In Rozanna Lilley’s memoir, a curious life gets even more curious


File 20180702 116135 8rghvw.jpg?ixlib=rb 1.1
Rozanna Lilley, the author of Do Oysters Get Bored? A curious life.
UWA Publishing

Katie Sutherland, Western Sydney University

Review: Do Oysters Get Bored? by Rozanna Lilley


At the nucleus of Rozanna Lilley’s memoir, Do Oysters Get Bored? A curious life, is Lilley’s son Oscar, a funny and endearing 12-year-old with a penchant for cartoons, a fear of dogs and a dislike for crying babies. Oscar is autistic, diagnosed at the age of three. But autism is just one small piece in the puzzle of a complex family story, as Lilley unravels memories of her own fraught early years.

Lilley and her sister Kate are the daughters of the late and renowned writers Dorothy Hewett and Merv Lilley. Left wing radicals, the couple and their children lived at the centre of the 1970s arts scene in a bohemian terrace in Jersey Road, Woollahra — an open house frequented by painters, poets, actors and musicians.

Hewett believed in free love and encouraged her girls to have sex from an early age. However, many of Lilley’s sexual encounters as a teenager, and younger, were moments of molestation and predation by the older men who visited their family home that resonate in today’s #MeToo movement. She writes openly about these and also reflects on her mother’s role:

My mother did not intentionally hurt me. But neither did she protect me. She had a pretty good idea of what was going on in her own house and she imaginatively recast these predations as adventures, confirming our familial superiority to restrictive moral norms. Forty years later, I am still trying to come to terms with that carelessly broken girlhood.

At times, the book’s content is intensely confessional and confronting. But the themes of childhood and motherhood are intrinsically linked and it is only fitting that Lilley reflect on her own upbringing as she negotiates how to parent Oscar and his older sister.


UWA Publishing

While Lilley’s account of her parents’ failings is frank, she also writes of a fondness for her mother and the sense of grief she felt when Hewett died in 2002. Lilley also reflects on caring for her father in his final years with dementia until he died in 2016. As a reader, it is not difficult to empathise with her conflicted emotions around such responsibilities and life events.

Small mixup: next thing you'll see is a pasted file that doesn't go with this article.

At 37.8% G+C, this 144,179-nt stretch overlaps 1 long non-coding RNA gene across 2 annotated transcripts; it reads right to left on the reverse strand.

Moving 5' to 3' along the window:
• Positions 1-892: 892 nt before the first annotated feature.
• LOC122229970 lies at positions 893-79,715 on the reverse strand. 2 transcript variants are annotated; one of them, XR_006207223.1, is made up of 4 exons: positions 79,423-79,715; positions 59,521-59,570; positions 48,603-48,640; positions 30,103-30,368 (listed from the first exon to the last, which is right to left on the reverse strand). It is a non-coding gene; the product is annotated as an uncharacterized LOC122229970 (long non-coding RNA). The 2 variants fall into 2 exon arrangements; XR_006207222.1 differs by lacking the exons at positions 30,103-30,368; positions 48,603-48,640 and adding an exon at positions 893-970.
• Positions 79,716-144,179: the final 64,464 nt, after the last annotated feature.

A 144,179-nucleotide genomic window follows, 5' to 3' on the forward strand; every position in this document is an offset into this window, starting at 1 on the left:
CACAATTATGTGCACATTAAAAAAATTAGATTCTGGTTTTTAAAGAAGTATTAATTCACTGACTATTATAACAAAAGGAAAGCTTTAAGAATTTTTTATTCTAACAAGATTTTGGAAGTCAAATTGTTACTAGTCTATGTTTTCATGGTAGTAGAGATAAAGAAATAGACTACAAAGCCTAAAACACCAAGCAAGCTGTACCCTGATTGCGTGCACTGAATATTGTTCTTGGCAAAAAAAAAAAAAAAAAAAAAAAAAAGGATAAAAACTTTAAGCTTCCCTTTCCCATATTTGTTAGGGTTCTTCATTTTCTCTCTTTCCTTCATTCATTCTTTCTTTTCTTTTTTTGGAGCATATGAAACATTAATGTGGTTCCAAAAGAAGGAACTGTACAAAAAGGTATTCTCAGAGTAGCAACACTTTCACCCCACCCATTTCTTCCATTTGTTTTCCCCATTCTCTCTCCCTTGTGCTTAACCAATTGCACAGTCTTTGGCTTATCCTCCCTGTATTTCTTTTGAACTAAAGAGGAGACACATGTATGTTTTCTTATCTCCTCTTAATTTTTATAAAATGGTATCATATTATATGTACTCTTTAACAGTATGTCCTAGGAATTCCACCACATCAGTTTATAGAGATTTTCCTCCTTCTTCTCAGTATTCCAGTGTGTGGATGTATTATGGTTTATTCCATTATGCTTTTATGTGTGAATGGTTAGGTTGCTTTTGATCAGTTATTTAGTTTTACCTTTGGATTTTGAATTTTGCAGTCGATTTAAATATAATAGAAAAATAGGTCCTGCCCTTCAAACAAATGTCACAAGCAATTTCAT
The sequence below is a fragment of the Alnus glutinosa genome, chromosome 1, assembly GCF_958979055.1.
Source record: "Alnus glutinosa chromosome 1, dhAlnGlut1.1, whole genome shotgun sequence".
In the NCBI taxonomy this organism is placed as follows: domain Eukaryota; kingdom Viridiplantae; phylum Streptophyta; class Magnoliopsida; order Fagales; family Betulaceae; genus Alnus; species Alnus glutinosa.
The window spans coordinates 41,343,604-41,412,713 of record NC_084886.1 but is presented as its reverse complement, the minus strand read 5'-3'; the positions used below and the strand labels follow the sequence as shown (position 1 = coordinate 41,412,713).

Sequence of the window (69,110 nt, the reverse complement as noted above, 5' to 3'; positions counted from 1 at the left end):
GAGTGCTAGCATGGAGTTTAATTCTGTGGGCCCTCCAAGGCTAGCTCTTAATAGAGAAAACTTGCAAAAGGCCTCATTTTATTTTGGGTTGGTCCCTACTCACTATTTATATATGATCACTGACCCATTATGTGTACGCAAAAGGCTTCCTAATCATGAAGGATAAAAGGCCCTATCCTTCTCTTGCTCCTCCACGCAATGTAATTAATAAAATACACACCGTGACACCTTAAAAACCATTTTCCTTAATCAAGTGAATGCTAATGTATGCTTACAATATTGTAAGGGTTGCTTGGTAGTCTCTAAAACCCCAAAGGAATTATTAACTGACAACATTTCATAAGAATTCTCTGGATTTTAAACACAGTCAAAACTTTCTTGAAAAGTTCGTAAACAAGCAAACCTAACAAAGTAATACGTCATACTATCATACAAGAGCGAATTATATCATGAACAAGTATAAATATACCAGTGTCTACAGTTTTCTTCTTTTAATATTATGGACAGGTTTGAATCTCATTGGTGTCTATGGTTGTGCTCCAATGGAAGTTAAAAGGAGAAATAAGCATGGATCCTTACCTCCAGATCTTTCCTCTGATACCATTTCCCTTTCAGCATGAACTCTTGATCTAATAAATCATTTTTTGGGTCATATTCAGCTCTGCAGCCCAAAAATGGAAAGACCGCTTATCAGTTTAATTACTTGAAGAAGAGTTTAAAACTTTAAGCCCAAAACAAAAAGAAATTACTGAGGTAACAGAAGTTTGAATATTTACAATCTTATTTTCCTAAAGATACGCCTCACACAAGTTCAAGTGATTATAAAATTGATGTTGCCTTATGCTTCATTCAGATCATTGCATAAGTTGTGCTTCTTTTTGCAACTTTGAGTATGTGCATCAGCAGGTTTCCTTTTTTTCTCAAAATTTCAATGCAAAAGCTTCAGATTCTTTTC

Lilley does not sugarcoat the realities of autism either, but compared to some of the other gritty material in the book, her stories of Oscar come as sweet relief. It is in unlikely places, such as a caravan park in Berrara, NSW, that Lilley finds moments of tenderness:

From the ruffled comforts of my bed, I watch the world of the caravan park through the window. And I breathe my son in. Oscar’s round face, caught in the half-light of the summer’s morning, is beautiful beyond reproach.

Oscar is theatrical and Lilley relishes his sense of humour and unique perspective. She describes his attachment to certain objects, his inner fantasy world, his anxieties and fears, and how these traits impact on family life. But she also draws the reader’s attention to her son’s unique creativity and sensitivity, largely through his precocious vocabulary. “A cloud and a moon equal beauty”, he announces one evening on his way to bed, “It’s a once in a lifetime gift!”

The book’s title alludes to a question he asks on a family holiday in Patonga, where, writes Lilley, “fishing boats curtsy on the rolling tide, laden with lacy nets and old salt-encrusted promises”.

“Hey Mum”, asks Oscar, “if you were an oyster, what do you think you would be thinking? Dad, what do you think the life of an oyster would be? Do you think they would be bored?” He goes on to question, “If you were an oyster, would this entire place be the known universe?”

Like many parents of children on the autism spectrum, Lilley has turned to research to better understand her child. She is also a social anthropologist and her portrayal of autism is informed and sensitive. Autism diagnostics are ever evolving and Lilley has handled this well throughout.

She has also “learned to pick her battles” with unhelpful people who are all too quick to pass judgement, writing: “Autism is a shooting gallery, a passing parade occupied by stereotypical figures created through a heady mix of prejudice, ignorance and voyeuristic fascination”.

Lilley’s storytelling is eloquent and touching, with her talent for poetry evident in her writing style. Her prose is complemented by a selection of poems at the end of the book. As a whole, the memoir paints a nuanced picture of the complexity of family life and the dynamic between the individuals who make up this family’s story.

The Conversation“To paraphrase Henry James”, writes Lilley, “it would be fair to say that all of my family, both more and less eminent, have oddities and disparities that often force one, thinking them over, to wonder what they really quite rhyme to”. Indeed, it is a curious life.

Katie Sutherland, Doctor of Creative Arts Candidate, Western Sydney University

This article was originally published on The Conversation. Read the original article.

Advertisements

Leave a Reply

Fill in your details below or click an icon to log in:

WordPress.com Logo

You are commenting using your WordPress.com account. Log Out /  Change )

Google+ photo

You are commenting using your Google+ account. Log Out /  Change )

Twitter picture

You are commenting using your Twitter account. Log Out /  Change )

Facebook photo

You are commenting using your Facebook account. Log Out /  Change )

Connecting to %s

This site uses Akismet to reduce spam. Learn how your comment data is processed.